It’s striking how many rules and processes today’s “self-organising teams” seem to require – isn’t this a contradiction in terms?
I have been researching and working around self-organization for many years now. Some of our clients have made impressive progress with self-organising teams and there is increasing interest in concepts like Agile and Holacracy.
There is some confusion between the terms “Agile organization” and “Agile methodology” and I will come back to this in a future blog. However, if we look at examples like Agile methodology and Holacracy (as used at Zappos) it is striking how structured their processes are.
- In strict Agile methodology we work with product backlogs, sprints, scrums, burn down charts, task boards and retrospectives
- Organizations such as Spotify replaced traditional names with new labels – tribes, chapters, guilds and squads to replace business units, functions and teams (though they perform remarkably similar functions)
- In Holacracy we need to master a bewildering array of hierarchical circles, governance rules, tensions, regular meetings, escalations, lead, rep and cross links
At an organizational level these ways of working don’t replace hierarchy, they embed it into teams or circles, autonomy is quite tightly prescribed to the mission of the team. They do however profess high levels of autonomy in how the work is performed and this can be very valuable.
I also don’t underestimate the value of renaming activities, maybe being part of the tribe genuinely feels more inclusive than being part of a business unit.
Any organization is much more than the sum of its teams, and not all work can be organised into two-week sprints. Large organizations require certain activities to be performed such a setting business direction and developing functional excellence and capability.
It’s likely that the focus of self-organization will remain at the team level for the foreseeable future and that there will be a natural tension between the need for governance and the desire for autonomy. Setting lots of rules and processes around self-organization is probably a symptom of this.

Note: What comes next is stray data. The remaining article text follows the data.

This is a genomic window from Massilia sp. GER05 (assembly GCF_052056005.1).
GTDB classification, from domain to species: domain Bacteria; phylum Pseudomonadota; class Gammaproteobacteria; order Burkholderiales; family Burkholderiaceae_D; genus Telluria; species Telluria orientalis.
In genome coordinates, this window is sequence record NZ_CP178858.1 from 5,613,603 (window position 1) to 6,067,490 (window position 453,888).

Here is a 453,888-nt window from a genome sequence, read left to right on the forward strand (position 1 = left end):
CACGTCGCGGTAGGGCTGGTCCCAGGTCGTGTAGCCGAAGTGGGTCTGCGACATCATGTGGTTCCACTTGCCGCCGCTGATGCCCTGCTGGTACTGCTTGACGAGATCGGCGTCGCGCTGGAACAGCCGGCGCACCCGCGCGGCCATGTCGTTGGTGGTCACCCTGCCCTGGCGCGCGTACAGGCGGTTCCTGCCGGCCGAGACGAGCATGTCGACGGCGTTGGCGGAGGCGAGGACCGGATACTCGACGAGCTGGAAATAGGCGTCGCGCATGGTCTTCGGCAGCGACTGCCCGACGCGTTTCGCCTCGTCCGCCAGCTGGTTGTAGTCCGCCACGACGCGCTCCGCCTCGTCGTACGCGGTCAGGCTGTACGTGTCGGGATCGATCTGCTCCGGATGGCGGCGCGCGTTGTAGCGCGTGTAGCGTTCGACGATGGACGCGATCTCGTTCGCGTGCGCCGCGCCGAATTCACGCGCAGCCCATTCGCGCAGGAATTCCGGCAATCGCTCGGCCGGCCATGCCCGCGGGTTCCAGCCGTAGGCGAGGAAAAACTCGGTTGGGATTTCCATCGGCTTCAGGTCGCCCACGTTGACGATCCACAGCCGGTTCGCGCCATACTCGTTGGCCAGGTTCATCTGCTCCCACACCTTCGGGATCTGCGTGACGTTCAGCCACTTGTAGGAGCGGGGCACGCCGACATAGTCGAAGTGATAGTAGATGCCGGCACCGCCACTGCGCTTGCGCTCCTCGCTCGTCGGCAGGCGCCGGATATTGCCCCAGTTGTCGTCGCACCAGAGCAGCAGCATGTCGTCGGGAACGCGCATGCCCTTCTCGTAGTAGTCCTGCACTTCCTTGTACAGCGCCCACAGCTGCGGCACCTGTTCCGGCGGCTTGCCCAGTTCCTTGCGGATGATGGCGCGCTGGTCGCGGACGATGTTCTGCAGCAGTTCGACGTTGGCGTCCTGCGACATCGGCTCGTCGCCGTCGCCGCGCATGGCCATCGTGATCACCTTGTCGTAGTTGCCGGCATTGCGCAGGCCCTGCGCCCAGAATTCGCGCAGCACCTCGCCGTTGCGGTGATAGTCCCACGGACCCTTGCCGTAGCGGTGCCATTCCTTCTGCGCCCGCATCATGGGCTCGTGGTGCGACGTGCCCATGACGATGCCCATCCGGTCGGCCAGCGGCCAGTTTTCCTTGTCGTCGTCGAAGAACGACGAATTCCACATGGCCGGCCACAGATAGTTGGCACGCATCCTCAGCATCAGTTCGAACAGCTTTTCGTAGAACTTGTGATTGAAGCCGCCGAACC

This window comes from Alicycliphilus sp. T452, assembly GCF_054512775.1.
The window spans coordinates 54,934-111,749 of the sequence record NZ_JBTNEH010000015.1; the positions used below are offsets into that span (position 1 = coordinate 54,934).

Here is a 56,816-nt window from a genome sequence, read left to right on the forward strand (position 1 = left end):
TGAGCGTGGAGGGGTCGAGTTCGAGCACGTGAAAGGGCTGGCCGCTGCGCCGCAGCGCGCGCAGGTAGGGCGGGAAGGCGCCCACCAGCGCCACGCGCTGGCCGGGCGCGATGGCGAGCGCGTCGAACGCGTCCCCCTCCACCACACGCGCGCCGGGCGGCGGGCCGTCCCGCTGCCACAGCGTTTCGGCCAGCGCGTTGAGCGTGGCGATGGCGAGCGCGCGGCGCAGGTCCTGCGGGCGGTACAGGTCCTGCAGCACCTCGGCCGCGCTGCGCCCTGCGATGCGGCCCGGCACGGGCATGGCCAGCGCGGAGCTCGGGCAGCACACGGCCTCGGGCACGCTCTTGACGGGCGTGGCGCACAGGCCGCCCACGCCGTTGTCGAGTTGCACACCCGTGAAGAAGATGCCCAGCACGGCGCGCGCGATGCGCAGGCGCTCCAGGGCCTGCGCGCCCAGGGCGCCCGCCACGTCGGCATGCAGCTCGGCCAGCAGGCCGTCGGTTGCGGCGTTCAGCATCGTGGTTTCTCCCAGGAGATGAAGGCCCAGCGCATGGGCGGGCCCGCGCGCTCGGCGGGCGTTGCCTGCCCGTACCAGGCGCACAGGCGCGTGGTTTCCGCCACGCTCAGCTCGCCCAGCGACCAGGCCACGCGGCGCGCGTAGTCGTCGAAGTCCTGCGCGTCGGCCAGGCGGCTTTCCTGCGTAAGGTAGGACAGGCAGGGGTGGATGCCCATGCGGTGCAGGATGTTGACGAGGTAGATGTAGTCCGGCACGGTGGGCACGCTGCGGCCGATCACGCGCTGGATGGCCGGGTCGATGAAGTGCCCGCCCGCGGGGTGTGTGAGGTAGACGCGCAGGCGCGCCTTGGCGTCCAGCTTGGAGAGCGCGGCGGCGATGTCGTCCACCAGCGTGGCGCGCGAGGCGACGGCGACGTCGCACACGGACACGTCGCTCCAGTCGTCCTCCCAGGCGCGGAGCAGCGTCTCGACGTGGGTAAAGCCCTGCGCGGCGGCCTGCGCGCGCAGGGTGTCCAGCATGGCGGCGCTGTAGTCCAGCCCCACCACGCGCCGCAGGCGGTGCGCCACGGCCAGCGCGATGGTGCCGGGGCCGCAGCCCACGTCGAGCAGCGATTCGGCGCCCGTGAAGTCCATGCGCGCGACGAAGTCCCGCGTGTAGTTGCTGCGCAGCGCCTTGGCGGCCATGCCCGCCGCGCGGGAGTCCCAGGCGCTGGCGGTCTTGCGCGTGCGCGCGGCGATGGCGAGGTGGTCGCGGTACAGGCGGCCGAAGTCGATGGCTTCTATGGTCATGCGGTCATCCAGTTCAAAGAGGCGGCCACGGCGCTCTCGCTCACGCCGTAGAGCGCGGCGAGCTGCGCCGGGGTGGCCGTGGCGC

True self organization is a bit more organic. It is about enabling real authority to emerge for individuals to do their work, whether coordinated through a team or through autonomous individuals reporting to a leader.
One area where all the rules can help is in defining what roles need to emerge. These new forms of organization all recognise the need for a team lead role that focuses on delivery, they also recognise the need for coaching and process support for the individuals in the team.
In our training we introduce tools for teams to have a mature conversation about which roles need to be performed and who are the best people to perform them. This is not about appointing leaders but distributing leadership throughout the team.
In my own team, individuals have emerged who are much more motivated and skilled in providing ongoing coaching to team members and in maintaining our community, which has enabled me to stay much more focused on strategy and direction.
Ultimately there may be a tension between self-organization and governance but some guidance on what needs doing is usually helpful, otherwise teams can spend a lot of time making the same mistakes. Self-organization does not mean no organization.